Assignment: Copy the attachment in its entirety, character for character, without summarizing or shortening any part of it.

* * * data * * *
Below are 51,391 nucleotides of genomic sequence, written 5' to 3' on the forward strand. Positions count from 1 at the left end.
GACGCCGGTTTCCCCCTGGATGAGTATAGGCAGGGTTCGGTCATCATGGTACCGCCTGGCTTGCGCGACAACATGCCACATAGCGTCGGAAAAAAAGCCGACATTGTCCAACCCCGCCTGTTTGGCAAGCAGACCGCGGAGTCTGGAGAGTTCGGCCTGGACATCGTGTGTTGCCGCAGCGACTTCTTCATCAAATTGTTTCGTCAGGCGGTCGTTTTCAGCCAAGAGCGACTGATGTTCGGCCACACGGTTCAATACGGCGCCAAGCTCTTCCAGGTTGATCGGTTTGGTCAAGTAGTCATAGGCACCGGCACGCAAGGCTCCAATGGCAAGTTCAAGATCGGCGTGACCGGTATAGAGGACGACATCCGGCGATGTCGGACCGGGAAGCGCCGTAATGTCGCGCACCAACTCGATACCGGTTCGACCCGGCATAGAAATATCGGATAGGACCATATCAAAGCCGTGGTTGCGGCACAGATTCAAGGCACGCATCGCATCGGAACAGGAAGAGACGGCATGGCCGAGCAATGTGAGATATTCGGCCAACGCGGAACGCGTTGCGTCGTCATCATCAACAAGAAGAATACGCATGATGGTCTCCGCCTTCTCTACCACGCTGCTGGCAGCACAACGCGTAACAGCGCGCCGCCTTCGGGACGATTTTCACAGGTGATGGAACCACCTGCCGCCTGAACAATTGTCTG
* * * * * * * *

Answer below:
Below are 51,391 nucleotides of genomic sequence, written 5' to 3' on the forward strand. Positions count from 1 at the left end.
GACGCCGGTTTCCCCCTGGATGAGTATAGGCAGGGTTCGGTCATCATGGTACCGCCTGGCTTGCGCGACAACATGCCACATAGCGTCGGAAAAAAAGCCGACATTGTCCAACCCCGCCTGTTTGGCAAGCAGACCGCGGAGTCTGGAGAGTTCGGCCTGGACATCGTGTGTTGCCGCAGCGACTTCTTCATCAAATTGTTTCGTCAGGCGGTCGTTTTCAGCCAAGAGCGACTGATGTTCGGCCACACGGTTCAATACGGCGCCAAGCTCTTCCAGGTTGATCGGTTTGGTCAAGTAGTCATAGGCACCGGCACGCAAGGCTCCAATGGCAAGTTCAAGATCGGCGTGACCGGTATAGAGGACGACATCCGGCGATGTCGGACCGGGAAGCGCCGTAATGTCGCGCACCAACTCGATACCGGTTCGACCCGGCATAGAAATATCGGATAGGACCATATCAAAGCCGTGGTTGCGGCACAGATTCAAGGCACGCATCGCATCGGAACAGGAAGAGACGGCATGGCCGAGCAATGTGAGATATTCGGCCAACGCGGAACGCGTTGCGTCGTCATCATCAACAAGAAGAATACGCATGATGGTCTCCGCCTTCTCTACCACGCTGCTGGCAGCACAACGCGTAACAGCGCGCCGCCTTCGGGACGATTTTCACAGGTGATGGAACCACCTGCCGCCTGAACAATTGTCTG